Sunday, February 14, 2010

Entertainment Extravaganza and/or Propaganda Campaign: The Spring Festival Gala Show's Tough Job

Wang Fei performs at the CCTV Spring Festival Gala

The people, the party, the advertisers, all of them need to be pleased, and that’s the mission of the Spring Festival Gala show.
By the eve of the Year of Tiger, the job for China Central Television (CCTV) has only gotten tougher.

For the past nearly three decades, watching the Spring Festival Gala show on CCTV has become a new custom of Chinese people’s lunar New Year celebration. The show is never pure performing arts, but always carries messages that the ruling party wants to convey to the people, which mostly promotes the legitimacy of the party. But in this year’s show, comparing with those in recent years, the propagandist intention seemed to be more blatant.

Particularly in those group song performances, by singers dressed up in minority outfits, or very old artists dubbed as teenagers, etc., political slogans have been turned into lyrics. A singer in Uyghur costume, for example, sang enthusiastically about the benefits of the newly established rural cooperative health care system. In reality, though, the system is facing all kinds of problems, and exactly how many rural residents are benefiting from it is worth questioning.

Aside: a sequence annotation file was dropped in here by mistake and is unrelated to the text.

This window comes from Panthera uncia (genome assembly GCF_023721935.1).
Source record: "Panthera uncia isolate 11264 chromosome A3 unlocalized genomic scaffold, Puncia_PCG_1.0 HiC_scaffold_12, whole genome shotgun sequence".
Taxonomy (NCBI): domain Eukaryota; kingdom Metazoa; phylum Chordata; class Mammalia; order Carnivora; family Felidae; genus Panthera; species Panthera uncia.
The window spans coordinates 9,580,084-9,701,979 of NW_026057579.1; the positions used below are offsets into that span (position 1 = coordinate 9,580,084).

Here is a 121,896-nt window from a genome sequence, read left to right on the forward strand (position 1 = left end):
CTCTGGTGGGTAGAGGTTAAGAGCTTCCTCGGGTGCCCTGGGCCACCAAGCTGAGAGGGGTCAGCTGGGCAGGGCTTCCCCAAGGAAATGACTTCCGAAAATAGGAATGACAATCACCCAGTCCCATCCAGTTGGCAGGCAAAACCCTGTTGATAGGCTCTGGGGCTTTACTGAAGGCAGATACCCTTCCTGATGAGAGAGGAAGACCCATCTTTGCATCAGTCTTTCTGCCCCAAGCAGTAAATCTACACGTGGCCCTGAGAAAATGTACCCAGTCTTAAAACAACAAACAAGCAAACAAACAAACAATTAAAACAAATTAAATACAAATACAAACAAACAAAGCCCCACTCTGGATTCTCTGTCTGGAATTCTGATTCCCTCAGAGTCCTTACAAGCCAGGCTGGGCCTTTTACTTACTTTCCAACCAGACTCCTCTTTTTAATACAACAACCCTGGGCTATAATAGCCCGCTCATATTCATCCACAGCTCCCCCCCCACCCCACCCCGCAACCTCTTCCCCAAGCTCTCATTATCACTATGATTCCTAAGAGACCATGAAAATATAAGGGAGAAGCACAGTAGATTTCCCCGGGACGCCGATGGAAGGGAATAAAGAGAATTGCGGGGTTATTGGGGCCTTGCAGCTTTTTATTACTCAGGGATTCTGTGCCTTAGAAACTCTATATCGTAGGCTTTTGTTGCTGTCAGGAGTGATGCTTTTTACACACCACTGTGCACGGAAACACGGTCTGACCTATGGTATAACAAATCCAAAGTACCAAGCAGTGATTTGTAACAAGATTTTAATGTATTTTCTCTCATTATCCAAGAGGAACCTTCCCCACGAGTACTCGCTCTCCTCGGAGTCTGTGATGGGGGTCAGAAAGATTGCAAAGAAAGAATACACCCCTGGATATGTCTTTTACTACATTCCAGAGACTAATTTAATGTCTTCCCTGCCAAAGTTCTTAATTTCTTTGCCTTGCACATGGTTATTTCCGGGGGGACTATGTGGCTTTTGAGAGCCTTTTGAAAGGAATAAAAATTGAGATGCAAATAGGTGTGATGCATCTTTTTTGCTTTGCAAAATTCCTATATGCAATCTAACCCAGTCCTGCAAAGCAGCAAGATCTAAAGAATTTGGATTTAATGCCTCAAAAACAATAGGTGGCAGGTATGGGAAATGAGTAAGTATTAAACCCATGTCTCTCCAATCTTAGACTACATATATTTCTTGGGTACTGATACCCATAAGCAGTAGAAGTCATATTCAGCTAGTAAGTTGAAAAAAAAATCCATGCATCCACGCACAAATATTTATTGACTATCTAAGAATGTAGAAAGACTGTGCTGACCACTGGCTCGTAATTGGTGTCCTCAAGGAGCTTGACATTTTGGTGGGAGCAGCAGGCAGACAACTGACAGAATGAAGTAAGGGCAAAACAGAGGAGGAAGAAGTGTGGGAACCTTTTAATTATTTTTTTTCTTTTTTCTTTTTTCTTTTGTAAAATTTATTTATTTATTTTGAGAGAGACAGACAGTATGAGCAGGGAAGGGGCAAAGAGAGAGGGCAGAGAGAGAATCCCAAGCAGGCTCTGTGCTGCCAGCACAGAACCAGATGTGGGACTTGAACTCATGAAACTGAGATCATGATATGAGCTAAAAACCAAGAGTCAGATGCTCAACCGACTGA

In another performance, a group of teenagers expressed loyalty to the party by singing: “without the communist party, there will be no new China”, and “following the community party, let’s build a great China.”

The first line has been the central theme of the party propaganda since the foundation of the People’s Republic, and has become such a cliché that very few young Chinese today would embrace it. But for the purpose of propaganda, sing it anyway. The second line is a relatively new invention, and more or less bears some nationalism sensation, which is gaining popularity among the Chinese youth. In one way or another, the party is trying to fortify its legitimacy in the minds of the entire nation by imposing the message on the performances, rather aggressively.

A show full of political preaching could only annul the intended political messages, of course. So for a better part of the entire gala show, entertainment is still the focus. Super star Wang Fei’s appearance certainly put this year’s show at a high point of China’s pop culture, while the reunion of Xiaohu Dui satisfied the nostalgia of China's rising middle-class: the generation born in the 1970s.

Meanwhile, putting together such entertainment extravaganza has become increasingly expensive, with ever fancier visual effects, better stage equipments, etc. CCTV therefore had to use the show to serve the advertisers, too. Unlike the Super Bowl broadcast in the U.S., CCTV’s five-hour airing of the gala was commercial free, which left the television station with few choice but to weave product promotion into performances. So actors wore aprons printed with the name of Lu Hua cooking oil, magician Liu Qian made a magic with Hui Yuan juice, and an actress in a short drama giving out Guo Jiao 1573, a famous liquor, as gifts.

Overall, it’s a tough job for the gala to appeal to everybody. After all the extravagance was over, however, people would keep talking about those entertaining or nostalgic moments, while forget those propagandist messages pretty quickly. Chances are, people would remember Guo Jiao 1573 better than the success of the rural health care system.

See more of the gala: